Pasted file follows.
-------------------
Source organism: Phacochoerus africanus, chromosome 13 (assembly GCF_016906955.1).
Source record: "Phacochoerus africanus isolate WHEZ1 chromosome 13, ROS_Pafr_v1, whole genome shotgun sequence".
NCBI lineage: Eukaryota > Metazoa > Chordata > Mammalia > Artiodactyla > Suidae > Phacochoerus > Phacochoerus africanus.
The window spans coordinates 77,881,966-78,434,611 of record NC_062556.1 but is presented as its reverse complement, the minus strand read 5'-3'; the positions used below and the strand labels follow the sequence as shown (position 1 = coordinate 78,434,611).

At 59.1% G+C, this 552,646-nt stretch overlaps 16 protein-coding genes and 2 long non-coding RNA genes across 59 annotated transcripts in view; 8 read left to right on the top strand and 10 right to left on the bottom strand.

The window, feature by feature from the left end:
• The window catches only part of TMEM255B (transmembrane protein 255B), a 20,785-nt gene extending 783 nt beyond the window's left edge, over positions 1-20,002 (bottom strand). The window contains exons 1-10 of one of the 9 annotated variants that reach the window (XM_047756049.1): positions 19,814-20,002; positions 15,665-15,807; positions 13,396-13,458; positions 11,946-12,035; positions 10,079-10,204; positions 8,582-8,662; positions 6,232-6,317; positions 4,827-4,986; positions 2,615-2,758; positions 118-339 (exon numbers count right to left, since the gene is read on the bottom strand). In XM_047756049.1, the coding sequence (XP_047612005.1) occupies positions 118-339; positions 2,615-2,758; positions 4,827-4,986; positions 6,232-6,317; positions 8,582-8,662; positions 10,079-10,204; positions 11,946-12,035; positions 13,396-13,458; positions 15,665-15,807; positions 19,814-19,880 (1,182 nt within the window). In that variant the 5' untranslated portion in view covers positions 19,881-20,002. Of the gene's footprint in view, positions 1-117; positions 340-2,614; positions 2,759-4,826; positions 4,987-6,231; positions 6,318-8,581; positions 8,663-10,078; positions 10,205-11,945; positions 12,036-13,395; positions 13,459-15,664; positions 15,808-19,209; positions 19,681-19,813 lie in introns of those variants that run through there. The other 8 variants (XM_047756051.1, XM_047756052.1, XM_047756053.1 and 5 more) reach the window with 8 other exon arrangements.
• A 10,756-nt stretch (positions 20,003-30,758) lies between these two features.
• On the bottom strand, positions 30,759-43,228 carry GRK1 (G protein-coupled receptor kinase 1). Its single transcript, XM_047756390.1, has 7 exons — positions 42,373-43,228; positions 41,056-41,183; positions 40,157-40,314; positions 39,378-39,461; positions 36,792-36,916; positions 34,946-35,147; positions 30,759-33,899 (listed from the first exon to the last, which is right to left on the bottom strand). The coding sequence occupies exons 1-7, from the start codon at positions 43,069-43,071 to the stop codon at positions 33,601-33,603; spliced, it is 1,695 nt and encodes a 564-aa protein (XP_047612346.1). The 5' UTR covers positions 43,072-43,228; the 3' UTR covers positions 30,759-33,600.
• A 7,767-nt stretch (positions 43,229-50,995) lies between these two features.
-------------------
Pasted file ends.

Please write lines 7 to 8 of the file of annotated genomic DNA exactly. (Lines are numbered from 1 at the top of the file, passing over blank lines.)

• The window catches only part of TMEM255B (transmembrane protein 255B), a 20,785-nt gene extending 783 nt beyond the window's left edge, over positions 1-20,002 (bottom strand). The window contains exons 1-10 of one of the 9 annotated variants that reach the window (XM_047756049.1): positions 19,814-20,002; positions 15,665-15,807; positions 13,396-13,458; positions 11,946-12,035; positions 10,079-10,204; positions 8,582-8,662; positions 6,232-6,317; positions 4,827-4,986; positions 2,615-2,758; positions 118-339 (exon numbers count right to left, since the gene is read on the bottom strand). In XM_047756049.1, the coding sequence (XP_047612005.1) occupies positions 118-339; positions 2,615-2,758; positions 4,827-4,986; positions 6,232-6,317; positions 8,582-8,662; positions 10,079-10,204; positions 11,946-12,035; positions 13,396-13,458; positions 15,665-15,807; positions 19,814-19,880 (1,182 nt within the window). In that variant the 5' untranslated portion in view covers positions 19,881-20,002. Of the gene's footprint in view, positions 1-117; positions 340-2,614; positions 2,759-4,826; positions 4,987-6,231; positions 6,318-8,581; positions 8,663-10,078; positions 10,205-11,945; positions 12,036-13,395; positions 13,459-15,664; positions 15,808-19,209; positions 19,681-19,813 lie in introns of those variants that run through there. The other 8 variants (XM_047756051.1, XM_047756052.1, XM_047756053.1 and 5 more) reach the window with 8 other exon arrangements.
• A 10,756-nt stretch (positions 20,003-30,758) lies between these two features.